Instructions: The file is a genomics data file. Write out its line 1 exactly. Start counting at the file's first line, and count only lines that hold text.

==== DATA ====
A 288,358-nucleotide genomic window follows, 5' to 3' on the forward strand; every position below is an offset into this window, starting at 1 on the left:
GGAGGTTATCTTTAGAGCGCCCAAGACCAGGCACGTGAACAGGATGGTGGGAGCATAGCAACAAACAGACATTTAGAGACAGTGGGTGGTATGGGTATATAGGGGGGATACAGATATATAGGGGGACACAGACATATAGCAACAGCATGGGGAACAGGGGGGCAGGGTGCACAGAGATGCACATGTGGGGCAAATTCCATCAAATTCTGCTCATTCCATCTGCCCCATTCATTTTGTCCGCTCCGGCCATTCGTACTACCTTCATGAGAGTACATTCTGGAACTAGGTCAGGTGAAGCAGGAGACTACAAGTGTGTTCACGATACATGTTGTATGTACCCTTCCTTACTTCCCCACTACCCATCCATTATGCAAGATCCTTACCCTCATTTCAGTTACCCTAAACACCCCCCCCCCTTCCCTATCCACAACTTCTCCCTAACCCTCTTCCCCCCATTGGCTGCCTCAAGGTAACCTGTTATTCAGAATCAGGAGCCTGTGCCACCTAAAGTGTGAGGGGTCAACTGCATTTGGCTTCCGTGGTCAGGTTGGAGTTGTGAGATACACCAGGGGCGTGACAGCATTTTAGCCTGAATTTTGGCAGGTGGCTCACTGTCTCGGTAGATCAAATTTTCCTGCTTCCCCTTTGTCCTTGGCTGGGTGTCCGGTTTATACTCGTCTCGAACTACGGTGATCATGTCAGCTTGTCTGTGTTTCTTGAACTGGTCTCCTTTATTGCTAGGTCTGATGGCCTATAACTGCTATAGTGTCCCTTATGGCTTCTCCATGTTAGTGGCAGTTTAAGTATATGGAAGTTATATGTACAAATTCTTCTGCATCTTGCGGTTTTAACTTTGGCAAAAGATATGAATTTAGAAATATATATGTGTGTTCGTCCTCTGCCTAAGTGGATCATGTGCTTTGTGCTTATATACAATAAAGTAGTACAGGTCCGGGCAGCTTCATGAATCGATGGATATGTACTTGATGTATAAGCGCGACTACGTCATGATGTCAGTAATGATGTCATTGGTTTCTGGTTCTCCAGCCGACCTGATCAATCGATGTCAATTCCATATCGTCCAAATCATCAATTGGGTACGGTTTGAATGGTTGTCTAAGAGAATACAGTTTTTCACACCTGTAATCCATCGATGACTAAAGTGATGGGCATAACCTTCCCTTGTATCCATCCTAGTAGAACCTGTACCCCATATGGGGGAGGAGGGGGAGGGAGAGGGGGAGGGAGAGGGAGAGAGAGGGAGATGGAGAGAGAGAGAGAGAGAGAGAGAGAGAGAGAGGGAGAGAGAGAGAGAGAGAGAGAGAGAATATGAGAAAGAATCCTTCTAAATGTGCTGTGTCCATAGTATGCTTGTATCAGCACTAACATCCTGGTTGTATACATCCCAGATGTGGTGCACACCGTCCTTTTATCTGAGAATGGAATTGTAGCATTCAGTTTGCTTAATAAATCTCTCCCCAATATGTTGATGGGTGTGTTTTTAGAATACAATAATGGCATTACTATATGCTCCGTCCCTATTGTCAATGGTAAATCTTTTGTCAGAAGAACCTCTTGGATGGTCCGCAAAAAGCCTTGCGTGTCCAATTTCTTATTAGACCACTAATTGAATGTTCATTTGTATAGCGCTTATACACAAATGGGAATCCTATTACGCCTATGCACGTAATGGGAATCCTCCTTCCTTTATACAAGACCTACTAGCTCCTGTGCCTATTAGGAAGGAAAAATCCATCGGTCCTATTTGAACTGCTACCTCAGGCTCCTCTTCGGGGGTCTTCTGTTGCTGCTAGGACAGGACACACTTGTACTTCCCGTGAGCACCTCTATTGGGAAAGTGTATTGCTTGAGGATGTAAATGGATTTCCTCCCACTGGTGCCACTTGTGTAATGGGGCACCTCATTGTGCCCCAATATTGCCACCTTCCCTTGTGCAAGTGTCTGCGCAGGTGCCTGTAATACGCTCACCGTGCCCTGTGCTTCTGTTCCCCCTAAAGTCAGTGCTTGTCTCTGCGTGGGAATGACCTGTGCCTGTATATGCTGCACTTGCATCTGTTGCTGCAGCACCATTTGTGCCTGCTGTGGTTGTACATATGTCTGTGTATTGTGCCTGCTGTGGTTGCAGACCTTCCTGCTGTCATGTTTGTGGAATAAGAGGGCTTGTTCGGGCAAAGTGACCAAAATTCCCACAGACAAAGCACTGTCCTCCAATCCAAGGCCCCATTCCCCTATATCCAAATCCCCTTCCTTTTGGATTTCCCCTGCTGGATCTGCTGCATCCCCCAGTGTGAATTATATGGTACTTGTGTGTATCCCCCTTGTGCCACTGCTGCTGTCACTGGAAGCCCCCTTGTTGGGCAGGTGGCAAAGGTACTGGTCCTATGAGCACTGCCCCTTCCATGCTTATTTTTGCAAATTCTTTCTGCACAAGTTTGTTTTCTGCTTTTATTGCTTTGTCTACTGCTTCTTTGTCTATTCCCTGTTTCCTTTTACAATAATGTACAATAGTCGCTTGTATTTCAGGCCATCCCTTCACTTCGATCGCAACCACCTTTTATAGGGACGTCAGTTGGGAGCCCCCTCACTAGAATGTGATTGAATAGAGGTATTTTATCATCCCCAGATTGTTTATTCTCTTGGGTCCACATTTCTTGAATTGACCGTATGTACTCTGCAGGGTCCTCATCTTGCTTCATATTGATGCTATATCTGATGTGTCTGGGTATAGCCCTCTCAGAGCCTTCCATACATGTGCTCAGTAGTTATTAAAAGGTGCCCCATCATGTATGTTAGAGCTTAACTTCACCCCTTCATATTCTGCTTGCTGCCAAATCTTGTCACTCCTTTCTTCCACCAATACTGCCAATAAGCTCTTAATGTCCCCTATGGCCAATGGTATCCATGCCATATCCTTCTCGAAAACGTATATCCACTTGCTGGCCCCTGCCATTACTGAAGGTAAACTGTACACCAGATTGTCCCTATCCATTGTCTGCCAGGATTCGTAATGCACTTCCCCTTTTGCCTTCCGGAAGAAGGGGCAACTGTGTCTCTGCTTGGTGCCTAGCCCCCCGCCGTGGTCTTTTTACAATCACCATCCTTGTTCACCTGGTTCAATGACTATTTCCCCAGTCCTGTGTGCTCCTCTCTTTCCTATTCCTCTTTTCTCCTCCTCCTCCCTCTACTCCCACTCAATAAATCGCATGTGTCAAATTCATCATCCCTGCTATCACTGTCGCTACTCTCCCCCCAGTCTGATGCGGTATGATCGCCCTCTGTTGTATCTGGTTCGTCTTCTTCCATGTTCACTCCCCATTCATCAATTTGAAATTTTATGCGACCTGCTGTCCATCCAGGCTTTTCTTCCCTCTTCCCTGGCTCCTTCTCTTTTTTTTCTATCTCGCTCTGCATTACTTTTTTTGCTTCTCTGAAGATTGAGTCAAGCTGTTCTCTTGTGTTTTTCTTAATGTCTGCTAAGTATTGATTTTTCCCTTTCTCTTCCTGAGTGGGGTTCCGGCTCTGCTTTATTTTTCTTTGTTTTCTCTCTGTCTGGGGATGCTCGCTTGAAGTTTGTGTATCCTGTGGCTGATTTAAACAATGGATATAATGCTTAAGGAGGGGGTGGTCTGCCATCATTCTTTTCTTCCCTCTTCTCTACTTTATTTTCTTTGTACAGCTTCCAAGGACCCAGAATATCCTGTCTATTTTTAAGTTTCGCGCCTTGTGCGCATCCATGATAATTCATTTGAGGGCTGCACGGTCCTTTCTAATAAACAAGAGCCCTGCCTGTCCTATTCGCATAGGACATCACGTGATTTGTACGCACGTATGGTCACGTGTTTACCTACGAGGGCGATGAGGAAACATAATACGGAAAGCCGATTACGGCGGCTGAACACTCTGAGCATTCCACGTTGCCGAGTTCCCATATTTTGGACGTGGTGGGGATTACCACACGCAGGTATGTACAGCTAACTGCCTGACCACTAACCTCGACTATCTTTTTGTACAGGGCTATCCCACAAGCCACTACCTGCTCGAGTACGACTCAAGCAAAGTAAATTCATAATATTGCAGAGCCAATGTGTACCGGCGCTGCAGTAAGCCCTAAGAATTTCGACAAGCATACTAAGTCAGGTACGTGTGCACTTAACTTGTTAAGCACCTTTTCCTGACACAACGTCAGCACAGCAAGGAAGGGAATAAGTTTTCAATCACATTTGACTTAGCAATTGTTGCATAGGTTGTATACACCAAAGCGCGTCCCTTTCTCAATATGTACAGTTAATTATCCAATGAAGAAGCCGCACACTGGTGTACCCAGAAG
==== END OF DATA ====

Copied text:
A 288,358-nucleotide genomic window follows, 5' to 3' on the forward strand; every position below is an offset into this window, starting at 1 on the left: